Monday, January 16, 2017
Doing a little plumbing on the Boss tonight! Got all of the bulkhead fittings in place and line routing mapped for the hard and soft lines. The car will be injected so we have a feed and return line we will need to route from the tank to the engine bay.
Cleanliness is the name of the game and all fittings will be Aeroquip Socketless black anodized everywhere. Next step is a nifty Aeromotive Phantom 340 Stealth in-tank fuel pump module and 10-micron post-pump filter. More to come!
Sunday, January 8, 2017
At long last, I am extremely happy to say we are fully up and running in our new shop and FINALLY back to work on the Boss 302 project in earnest. But before we cover the latest progress on the Boss, a quick overview of the last year or so in in order.
As many of you know, several circumstances and events of the last 2 years have conspired to consume most (ok…..almost ALL) of the time that would normally be dedicated to the ongoing build of our custom 1970 Boss 302 Mustang. The domino effect began with the untimely passing of my uncle in April of 2014 from the ravages of cancers brought on by exposure to Agent Orange during his service in Viet Nam in the late 60’s. This event required a rather sudden re-evaluation of just about everything going on in our home and existing work space to be able to accommodate the enormous amount of his belongings that were left to me on his passing. Most significant in this was his prized 1932 Ford 5-window coupe; a Henry steel, real-deal gem that was a fixture in our home town in deep southern Texas since some time back in the late 40’s to early 50’s when my dad and uncle were youngsters.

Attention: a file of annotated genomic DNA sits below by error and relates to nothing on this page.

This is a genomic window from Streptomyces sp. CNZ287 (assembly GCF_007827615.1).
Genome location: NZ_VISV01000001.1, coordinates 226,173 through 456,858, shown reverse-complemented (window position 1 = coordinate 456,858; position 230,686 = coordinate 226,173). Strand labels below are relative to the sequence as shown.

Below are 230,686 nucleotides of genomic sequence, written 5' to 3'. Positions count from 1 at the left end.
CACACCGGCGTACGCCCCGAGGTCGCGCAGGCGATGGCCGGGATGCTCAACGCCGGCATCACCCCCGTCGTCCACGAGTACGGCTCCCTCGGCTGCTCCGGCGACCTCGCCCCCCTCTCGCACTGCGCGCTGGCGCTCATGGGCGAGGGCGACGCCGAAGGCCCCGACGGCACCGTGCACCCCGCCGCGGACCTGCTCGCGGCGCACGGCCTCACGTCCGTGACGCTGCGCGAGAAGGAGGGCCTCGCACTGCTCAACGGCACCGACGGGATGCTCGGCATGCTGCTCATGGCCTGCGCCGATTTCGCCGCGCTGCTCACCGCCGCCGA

Suddenly, the undeniable need for a new work space became the absolute priority and the only way we were going to be able to afford it was to build it ourselves. Particularly since I had a lot of unique and otherwise rather costly features I wanted to incorporate along with construction details I was unwilling to compromise as well. So, in the summer of 2015, we began the long process of constructing a new shop to accommodate everything we needed and to provide a comfortable, albeit still undersized, work area that could now be dedicated to the current and future car building endeavors.
All told my dad and I, with the help a small handful of wonderful friends, my two son-in-law’s, and a few excellent pros, the structure was completed in about 4 months with the remaining interior finish work and details taking an additional 6 months or so to get everything “move-in” ready by our April 2016 deadline.
As April 2016 came, my good friend Bob (a true friend and soldier!) and I made the trip to East Texas to pull off a marathon 3-day pack-‘n-load effort (with amazing help from Gay, Midge, Jesse, & Jim!), of all of my Uncle’s wares and “The Coupe”. With everything road-ready, we made our way back to Michigan with everything and ourselves in one piece.